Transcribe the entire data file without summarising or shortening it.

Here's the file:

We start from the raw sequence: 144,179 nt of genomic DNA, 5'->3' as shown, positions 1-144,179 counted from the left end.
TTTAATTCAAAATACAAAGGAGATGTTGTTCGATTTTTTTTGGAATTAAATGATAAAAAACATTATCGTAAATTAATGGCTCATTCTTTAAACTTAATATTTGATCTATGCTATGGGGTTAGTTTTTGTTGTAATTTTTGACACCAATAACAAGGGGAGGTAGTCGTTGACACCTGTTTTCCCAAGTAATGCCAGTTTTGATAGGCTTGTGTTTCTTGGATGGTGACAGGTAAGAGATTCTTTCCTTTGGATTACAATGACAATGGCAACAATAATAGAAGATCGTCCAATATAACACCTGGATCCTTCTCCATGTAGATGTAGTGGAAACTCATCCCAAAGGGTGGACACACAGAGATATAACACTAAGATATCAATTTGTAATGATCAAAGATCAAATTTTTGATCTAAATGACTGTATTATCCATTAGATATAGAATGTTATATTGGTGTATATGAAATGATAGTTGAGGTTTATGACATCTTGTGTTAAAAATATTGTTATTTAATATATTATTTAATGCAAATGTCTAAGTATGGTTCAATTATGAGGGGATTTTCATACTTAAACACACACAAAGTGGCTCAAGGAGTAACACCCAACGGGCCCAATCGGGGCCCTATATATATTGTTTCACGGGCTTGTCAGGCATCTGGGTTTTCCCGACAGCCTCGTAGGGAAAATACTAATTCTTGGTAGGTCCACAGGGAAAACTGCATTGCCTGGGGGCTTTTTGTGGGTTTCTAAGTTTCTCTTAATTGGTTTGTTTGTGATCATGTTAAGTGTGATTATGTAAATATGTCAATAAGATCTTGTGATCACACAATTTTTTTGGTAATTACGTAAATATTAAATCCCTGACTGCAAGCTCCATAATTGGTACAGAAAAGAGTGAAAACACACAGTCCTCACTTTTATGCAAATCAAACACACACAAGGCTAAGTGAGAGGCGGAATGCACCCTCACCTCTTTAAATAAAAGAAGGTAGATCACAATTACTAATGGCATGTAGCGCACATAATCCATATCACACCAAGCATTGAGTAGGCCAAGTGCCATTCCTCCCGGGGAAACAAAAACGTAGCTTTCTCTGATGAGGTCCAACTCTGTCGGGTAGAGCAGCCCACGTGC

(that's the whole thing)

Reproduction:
We start from the raw sequence: 144,179 nt of genomic DNA, 5'->3' as shown, positions 1-144,179 counted from the left end.
TTTAATTCAAAATACAAAGGAGATGTTGTTCGATTTTTTTTGGAATTAAATGATAAAAAACATTATCGTAAATTAATGGCTCATTCTTTAAACTTAATATTTGATCTATGCTATGGGGTTAGTTTTTGTTGTAATTTTTGACACCAATAACAAGGGGAGGTAGTCGTTGACACCTGTTTTCCCAAGTAATGCCAGTTTTGATAGGCTTGTGTTTCTTGGATGGTGACAGGTAAGAGATTCTTTCCTTTGGATTACAATGACAATGGCAACAATAATAGAAGATCGTCCAATATAACACCTGGATCCTTCTCCATGTAGATGTAGTGGAAACTCATCCCAAAGGGTGGACACACAGAGATATAACACTAAGATATCAATTTGTAATGATCAAAGATCAAATTTTTGATCTAAATGACTGTATTATCCATTAGATATAGAATGTTATATTGGTGTATATGAAATGATAGTTGAGGTTTATGACATCTTGTGTTAAAAATATTGTTATTTAATATATTATTTAATGCAAATGTCTAAGTATGGTTCAATTATGAGGGGATTTTCATACTTAAACACACACAAAGTGGCTCAAGGAGTAACACCCAACGGGCCCAATCGGGGCCCTATATATATTGTTTCACGGGCTTGTCAGGCATCTGGGTTTTCCCGACAGCCTCGTAGGGAAAATACTAATTCTTGGTAGGTCCACAGGGAAAACTGCATTGCCTGGGGGCTTTTTGTGGGTTTCTAAGTTTCTCTTAATTGGTTTGTTTGTGATCATGTTAAGTGTGATTATGTAAATATGTCAATAAGATCTTGTGATCACACAATTTTTTTGGTAATTACGTAAATATTAAATCCCTGACTGCAAGCTCCATAATTGGTACAGAAAAGAGTGAAAACACACAGTCCTCACTTTTATGCAAATCAAACACACACAAGGCTAAGTGAGAGGCGGAATGCACCCTCACCTCTTTAAATAAAAGAAGGTAGATCACAATTACTAATGGCATGTAGCGCACATAATCCATATCACACCAAGCATTGAGTAGGCCAAGTGCCATTCCTCCCGGGGAAACAAAAACGTAGCTTTCTCTGATGAGGTCCAACTCTGTCGGGTAGAGCAGCCCACGTGC